Would holes in the Oort cloud be a record of what has passed through it?

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    $\begingroup$ You should be aware that nobody has ever observed anything in the Oort cloud. It's existence is infered from long period comets. But anything about the detailed distribution of objects is hypothetical. Remember also that objects in the cloud are not fixed, they move in orbits around the sun. $\endgroup$
    – James K
    Oct 25, 2023 at 20:41
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    $\begingroup$ So the answers to your questions are "nobody knows" and "probably not" $\endgroup$
    – James K
    Oct 25, 2023 at 20:43
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    $\begingroup$ A buddy asked me for documentaries on either the Oort Cloud or the Kuiper Belt. There's like one and a half of them, all of which are speculation and neither of them were very good. $\endgroup$
    – Mazura
    Oct 26, 2023 at 7:06
  • $\begingroup$ Recently asked: astronomy.stackexchange.com/questions/55039/… $\endgroup$ Oct 26, 2023 at 14:46
  • $\begingroup$ Note that Oort cloud entities are prone to perturbations and so they can gravitate/accumulate to bodies with bigger mass. Have a read: articles.adsabs.harvard.edu//full/1992MNRAS.259...37C/… $\endgroup$ Oct 26, 2023 at 14:52

2 Answers 2


The Oort Cloud has not been directly observed.

The Oort cloud is still theoretical. We're pretty sure it's there, but we don't have direct evidence. The objects that make it up are too small, too dark, and too far away to observe. We only see comets when they get close enough to the sun for the surface ice to start to burn off and produce a tail of dust behind it. In the "freezer" of the theorized Oort cloud, it would be like trying to see a lump of coal on a moonless night.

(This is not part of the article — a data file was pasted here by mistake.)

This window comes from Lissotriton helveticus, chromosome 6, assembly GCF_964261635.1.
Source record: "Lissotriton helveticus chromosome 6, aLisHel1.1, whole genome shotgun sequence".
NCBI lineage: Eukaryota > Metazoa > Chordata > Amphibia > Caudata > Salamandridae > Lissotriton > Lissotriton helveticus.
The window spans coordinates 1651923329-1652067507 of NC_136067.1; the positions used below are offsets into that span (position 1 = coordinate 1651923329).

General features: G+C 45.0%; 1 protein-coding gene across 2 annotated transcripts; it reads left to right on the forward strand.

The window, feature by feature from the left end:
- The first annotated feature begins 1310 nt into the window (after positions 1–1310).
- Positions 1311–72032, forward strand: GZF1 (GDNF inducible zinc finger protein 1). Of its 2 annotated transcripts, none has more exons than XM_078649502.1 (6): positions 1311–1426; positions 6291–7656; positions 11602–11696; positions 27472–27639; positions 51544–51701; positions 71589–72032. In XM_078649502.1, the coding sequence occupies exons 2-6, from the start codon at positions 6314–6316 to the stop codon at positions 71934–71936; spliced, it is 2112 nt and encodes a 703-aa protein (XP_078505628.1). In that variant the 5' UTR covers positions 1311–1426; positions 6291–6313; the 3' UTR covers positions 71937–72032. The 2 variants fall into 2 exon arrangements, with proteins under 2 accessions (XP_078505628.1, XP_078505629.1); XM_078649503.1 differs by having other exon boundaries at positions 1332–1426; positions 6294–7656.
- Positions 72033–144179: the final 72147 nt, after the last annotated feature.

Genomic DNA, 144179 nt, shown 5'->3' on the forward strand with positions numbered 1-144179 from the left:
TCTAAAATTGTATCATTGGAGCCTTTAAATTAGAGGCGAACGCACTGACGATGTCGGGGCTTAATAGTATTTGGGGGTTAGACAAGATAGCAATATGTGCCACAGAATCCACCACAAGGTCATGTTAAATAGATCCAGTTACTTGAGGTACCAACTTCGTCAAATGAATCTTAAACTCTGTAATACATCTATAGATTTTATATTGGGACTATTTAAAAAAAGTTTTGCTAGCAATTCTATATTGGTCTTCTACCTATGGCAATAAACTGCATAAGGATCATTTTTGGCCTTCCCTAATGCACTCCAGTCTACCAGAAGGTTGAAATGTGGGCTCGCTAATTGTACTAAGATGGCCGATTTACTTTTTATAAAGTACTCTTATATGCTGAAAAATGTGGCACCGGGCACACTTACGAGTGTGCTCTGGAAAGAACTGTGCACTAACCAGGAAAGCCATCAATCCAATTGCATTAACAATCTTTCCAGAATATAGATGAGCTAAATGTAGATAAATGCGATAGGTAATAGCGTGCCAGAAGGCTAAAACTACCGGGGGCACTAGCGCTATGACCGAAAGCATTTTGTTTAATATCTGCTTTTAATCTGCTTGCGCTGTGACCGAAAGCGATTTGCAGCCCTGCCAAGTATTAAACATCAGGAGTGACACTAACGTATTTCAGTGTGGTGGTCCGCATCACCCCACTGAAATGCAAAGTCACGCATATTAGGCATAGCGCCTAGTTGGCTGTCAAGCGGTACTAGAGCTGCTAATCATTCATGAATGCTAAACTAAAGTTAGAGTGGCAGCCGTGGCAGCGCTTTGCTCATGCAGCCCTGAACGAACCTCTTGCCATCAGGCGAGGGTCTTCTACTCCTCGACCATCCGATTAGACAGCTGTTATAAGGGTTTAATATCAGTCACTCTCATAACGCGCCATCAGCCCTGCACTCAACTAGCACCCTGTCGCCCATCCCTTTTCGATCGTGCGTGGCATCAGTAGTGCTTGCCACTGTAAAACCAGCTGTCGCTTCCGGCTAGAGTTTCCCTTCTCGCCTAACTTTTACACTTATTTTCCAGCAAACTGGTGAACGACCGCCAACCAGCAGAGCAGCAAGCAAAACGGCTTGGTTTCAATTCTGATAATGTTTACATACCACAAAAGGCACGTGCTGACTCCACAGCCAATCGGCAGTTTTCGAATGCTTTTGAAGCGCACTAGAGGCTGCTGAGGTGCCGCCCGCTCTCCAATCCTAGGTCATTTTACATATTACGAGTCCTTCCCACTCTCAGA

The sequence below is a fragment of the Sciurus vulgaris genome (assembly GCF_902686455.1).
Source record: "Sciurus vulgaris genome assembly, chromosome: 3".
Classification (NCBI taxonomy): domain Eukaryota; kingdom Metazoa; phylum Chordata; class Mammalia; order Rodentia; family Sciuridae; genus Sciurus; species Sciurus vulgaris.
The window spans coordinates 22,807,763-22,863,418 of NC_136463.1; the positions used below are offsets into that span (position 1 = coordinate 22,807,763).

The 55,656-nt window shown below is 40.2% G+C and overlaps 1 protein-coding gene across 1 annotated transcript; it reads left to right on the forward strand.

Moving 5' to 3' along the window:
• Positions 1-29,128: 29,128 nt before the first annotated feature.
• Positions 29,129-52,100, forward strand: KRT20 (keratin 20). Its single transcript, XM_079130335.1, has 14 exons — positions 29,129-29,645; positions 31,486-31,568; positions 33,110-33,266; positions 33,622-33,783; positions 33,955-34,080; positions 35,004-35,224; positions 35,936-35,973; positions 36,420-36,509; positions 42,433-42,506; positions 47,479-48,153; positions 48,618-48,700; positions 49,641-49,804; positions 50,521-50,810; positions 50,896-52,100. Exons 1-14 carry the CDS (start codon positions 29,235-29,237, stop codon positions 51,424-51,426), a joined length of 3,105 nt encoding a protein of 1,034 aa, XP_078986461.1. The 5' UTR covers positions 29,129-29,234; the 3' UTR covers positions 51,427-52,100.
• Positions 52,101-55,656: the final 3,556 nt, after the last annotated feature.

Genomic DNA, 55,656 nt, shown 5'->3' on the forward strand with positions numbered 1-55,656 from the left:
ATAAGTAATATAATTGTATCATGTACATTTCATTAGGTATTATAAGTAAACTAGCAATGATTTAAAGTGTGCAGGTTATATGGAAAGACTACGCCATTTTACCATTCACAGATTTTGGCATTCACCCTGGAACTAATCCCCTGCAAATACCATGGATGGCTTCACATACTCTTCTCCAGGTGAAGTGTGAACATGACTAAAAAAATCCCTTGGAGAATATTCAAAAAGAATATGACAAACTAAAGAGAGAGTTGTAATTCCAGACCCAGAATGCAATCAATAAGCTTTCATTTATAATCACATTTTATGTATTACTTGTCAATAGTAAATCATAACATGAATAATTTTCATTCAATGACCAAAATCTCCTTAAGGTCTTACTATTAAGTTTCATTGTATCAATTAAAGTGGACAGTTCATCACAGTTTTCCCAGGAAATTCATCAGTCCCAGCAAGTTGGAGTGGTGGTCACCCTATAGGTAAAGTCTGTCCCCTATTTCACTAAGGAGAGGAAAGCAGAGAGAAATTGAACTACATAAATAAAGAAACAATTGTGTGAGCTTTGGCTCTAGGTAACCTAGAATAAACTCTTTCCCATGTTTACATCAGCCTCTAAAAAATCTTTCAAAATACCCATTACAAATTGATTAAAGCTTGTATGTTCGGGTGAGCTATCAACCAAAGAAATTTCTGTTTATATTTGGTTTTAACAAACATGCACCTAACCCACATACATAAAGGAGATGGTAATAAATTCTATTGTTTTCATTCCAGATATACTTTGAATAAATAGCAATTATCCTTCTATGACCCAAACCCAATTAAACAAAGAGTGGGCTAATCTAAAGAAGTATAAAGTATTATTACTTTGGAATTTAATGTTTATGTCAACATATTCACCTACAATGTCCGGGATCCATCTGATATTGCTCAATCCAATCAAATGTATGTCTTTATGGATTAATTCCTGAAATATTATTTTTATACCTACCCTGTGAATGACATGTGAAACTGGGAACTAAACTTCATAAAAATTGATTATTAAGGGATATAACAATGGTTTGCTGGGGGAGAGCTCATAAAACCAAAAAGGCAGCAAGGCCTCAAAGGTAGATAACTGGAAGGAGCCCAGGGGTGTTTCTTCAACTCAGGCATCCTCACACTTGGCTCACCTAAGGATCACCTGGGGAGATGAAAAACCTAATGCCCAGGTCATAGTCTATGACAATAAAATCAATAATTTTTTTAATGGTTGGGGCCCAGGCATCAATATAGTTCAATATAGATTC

The question of whether there are holes in the Oort cloud presupposes we have a good map of the area, which we don't.

If an object made a big hole in the cloud, it would vanish over time.

The Oort cloud (assuming it exists) is made up of many small objects in orbits in a wide range of orientation, distance, and eccentricity. What that means is the orbital period of any given two objects are almost certain to be wildly different, and their paths crisscross throughout the cloud.

If you were to, say, fire a massive laser into the cloud, burning away every object in a huge area (this is not recommended), the hole would vanish over time. It might be possible for a while to detect a "thinness" in one direction over another, but it would probably be impossible to spot after a few thousand years (if you could even see oort objects). Removing those objects would end up just thinning out the oort cloud in general, but not with any directionality.

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    $\begingroup$ There would be more high energy cosmic rays coming through holes perhaps. $\endgroup$
    – user52681
    Oct 25, 2023 at 20:54
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    $\begingroup$ Although we don't know exactly how many object are in the OOrt cloud, they are certainly pretty spaced out (it's not like a cloud on earth, nor like a starwars asteroid field) There's enough gaps to let light and cosmic rays through. $\endgroup$
    – James K
    Oct 25, 2023 at 21:22
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    $\begingroup$ Long period comets come from an Oort cloud. There is AFAIK no alternative credible model. $\endgroup$
    – ProfRob
    Oct 25, 2023 at 23:01
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    $\begingroup$ @Adrdav22 We are pretty sure that a star passed through the Oort cloud 70,000 years ago. This is Scholz's star. We know its trajectory and we can see that it came well within the supposed oort cloud. Gl710 will do so in the not-so-distant future too. We don't know about any "holes" $\endgroup$